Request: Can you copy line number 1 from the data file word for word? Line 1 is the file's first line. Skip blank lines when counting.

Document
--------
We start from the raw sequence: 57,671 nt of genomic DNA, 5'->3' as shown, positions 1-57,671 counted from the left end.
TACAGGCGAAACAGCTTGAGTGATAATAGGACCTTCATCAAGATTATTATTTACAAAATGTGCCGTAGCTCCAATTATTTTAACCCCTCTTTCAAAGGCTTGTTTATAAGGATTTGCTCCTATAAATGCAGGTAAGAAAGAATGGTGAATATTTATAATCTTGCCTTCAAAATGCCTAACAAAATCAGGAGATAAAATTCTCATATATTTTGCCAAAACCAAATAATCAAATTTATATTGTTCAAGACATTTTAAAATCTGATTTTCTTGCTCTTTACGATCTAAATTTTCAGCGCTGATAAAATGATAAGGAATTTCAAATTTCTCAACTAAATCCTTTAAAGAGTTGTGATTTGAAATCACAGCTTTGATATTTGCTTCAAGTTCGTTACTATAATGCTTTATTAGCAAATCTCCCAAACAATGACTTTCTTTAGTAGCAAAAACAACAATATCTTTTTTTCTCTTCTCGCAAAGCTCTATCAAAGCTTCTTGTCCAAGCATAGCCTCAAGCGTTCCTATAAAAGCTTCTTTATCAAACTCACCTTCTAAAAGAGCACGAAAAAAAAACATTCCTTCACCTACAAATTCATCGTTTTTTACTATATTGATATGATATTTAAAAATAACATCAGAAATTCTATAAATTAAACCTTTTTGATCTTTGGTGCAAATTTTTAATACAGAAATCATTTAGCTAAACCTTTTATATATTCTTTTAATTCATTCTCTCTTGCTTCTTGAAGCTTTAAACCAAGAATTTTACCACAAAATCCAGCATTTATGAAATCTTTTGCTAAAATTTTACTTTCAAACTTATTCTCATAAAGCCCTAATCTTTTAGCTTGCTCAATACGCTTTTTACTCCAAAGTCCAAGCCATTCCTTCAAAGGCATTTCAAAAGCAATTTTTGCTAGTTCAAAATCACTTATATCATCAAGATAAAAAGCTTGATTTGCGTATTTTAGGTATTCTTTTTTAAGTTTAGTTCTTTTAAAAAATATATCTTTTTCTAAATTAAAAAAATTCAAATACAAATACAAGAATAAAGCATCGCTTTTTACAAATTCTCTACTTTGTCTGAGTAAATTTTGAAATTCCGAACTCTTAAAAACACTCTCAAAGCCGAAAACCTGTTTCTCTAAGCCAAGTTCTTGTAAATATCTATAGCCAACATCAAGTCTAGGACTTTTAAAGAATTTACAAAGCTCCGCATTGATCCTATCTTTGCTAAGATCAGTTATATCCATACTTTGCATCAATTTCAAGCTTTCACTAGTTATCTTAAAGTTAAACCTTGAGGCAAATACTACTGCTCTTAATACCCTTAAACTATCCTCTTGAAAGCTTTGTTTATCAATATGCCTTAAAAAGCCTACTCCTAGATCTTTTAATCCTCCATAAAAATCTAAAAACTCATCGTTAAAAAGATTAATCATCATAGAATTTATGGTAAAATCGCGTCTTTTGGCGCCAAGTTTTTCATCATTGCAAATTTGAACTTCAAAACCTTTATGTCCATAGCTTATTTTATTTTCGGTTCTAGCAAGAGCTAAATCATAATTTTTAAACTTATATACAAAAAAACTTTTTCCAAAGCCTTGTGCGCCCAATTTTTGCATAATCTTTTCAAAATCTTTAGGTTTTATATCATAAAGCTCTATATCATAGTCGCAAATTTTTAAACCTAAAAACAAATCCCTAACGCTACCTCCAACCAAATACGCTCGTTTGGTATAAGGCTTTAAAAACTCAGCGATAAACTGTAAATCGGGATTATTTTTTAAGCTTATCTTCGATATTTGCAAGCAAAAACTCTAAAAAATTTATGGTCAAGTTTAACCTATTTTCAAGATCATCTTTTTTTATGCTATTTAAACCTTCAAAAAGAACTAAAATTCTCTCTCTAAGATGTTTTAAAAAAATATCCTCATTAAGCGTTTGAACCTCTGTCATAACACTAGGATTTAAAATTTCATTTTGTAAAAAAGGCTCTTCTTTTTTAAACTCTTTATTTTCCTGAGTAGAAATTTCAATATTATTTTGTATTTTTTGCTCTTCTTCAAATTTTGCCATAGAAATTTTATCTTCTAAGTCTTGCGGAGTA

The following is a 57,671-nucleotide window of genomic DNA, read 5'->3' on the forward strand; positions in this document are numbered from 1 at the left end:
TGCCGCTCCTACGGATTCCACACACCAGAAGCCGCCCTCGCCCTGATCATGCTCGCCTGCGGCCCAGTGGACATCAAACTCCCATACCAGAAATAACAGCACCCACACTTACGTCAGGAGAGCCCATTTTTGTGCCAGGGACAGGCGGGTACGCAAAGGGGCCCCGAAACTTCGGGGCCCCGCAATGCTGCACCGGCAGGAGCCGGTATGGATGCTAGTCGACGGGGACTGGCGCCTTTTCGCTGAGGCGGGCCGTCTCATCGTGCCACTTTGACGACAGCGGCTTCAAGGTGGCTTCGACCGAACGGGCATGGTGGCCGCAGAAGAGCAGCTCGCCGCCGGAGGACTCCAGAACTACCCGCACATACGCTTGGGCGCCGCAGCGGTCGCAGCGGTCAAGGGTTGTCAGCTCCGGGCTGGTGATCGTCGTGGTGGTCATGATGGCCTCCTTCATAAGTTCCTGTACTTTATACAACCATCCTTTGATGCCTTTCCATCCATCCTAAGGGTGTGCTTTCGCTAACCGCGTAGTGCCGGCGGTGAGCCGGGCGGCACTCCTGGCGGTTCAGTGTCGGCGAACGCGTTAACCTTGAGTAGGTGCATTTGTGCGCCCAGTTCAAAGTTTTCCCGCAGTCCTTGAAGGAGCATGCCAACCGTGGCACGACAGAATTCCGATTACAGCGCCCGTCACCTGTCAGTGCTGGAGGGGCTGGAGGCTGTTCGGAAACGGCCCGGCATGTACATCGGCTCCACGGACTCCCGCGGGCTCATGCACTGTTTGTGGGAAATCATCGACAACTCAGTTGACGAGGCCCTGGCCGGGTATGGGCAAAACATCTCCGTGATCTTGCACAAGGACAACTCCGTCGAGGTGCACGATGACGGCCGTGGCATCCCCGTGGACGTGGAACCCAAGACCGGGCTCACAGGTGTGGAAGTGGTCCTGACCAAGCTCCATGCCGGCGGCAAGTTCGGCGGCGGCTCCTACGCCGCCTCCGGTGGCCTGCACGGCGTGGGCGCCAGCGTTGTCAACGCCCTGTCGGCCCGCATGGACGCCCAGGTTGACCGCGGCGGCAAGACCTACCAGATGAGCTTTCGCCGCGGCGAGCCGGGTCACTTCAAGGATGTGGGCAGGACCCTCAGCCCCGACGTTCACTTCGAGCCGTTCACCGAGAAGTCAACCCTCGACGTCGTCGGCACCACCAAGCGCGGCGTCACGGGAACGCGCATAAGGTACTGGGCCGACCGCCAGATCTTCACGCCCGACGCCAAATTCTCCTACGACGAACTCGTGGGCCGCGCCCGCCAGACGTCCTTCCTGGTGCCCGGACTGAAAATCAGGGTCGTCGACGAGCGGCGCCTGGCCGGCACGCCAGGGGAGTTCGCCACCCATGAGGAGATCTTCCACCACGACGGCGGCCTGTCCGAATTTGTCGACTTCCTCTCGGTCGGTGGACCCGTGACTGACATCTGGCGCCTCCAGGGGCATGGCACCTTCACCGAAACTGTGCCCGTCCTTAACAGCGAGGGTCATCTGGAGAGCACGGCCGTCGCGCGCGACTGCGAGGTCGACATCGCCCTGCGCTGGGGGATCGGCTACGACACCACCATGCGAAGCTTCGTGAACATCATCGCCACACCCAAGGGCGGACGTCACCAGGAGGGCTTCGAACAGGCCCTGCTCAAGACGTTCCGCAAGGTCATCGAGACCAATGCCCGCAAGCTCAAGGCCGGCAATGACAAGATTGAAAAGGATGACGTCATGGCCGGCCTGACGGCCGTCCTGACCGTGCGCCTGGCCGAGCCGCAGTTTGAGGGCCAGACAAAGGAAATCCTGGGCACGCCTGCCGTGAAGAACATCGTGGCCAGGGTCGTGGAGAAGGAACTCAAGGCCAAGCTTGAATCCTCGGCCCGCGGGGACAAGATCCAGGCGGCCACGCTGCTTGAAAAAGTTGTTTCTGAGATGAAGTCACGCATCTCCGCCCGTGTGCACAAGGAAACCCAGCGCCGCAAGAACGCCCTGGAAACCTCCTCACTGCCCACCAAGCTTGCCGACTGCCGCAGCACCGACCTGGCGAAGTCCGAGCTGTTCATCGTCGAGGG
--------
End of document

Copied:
We start from the raw sequence: 57,671 nt of genomic DNA, 5'->3' as shown, positions 1-57,671 counted from the left end.